But the move throws Democrat backing firmly behind protesters who are calling for democracy to be paused for an unelected "people's council" to be installed to enact reforms before a future vote.
Demonstrators want to rid the country of Yingluck and the influence of her Dubai-based brother Thaksin – an ousted billionaire ex-premier who is despised by a coalition of the southern Thai poor, Bangkok middle classes and elite.
Thailand has seen several bouts of political turmoil since Thaksin was ousted in a military coup in 2006, with rival protests sometimes resulting in bloody unrest.
"I think if the Democrats ran in the election, we might get the most votes and be able to form a government – but then again people will be mobilised to rally against our party," former premier Abhisit added.
The boycott announcement comes a day ahead of a planned major rally by the protesters, who are led by firebrand former Democrat MP Suthep Thaugsuban.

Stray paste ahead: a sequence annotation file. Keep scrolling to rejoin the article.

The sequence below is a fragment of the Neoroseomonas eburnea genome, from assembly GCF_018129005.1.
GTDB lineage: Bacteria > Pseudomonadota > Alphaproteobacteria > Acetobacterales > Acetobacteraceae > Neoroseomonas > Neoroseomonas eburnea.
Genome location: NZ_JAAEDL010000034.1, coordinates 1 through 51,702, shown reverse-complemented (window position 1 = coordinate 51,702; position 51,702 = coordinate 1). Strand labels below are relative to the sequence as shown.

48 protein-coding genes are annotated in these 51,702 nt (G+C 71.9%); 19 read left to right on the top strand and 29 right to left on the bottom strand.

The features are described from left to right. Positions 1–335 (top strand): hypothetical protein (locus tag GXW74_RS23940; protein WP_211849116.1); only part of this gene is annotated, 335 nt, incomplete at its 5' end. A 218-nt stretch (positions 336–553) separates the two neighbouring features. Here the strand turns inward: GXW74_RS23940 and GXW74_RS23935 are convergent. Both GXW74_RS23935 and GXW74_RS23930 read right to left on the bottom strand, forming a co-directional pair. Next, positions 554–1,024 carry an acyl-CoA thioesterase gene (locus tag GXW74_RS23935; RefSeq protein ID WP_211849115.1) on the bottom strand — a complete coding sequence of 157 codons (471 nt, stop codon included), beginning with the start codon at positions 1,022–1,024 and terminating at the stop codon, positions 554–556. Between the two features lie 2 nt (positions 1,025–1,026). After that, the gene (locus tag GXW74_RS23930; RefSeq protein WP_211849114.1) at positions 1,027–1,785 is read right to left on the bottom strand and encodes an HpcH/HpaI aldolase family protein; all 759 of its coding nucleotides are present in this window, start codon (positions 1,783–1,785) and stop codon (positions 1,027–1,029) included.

Suthep, who has vowed to rid Thailand of the "Thaksin regime", has dismissed the elections, saying it will install another government allied to the divisive former premier.
He has appealed for army support, in a country which has seen 18 successful or attempted coups since 1932. But the military has indicated it is unlikely to intervene directly this time.
The Democrats previously boycotted elections in 2006, helping to create the political uncertainty which heralded the military intervention that ousted Thaksin.
The latest boycott could lead to a similar situation, with polls "nullified" on technical grounds, said Pavin Chachavalpongpun, a former Thai diplomat and associate professor at the Centre for South-East Asian Studies at Japan's Kyoto University.
But he said the party "might as well die, they would become so irrelevant" if they did not participate.
"Walking away from it, it's just bad on the part of the Democrat Party. Especially if (the) international community is now watching the Thai situation so closely," he said in comments ahead of the meeting.
Yingluck yesterday offered to set up a body to implement reforms, in the latest olive branch to opponents. — AFP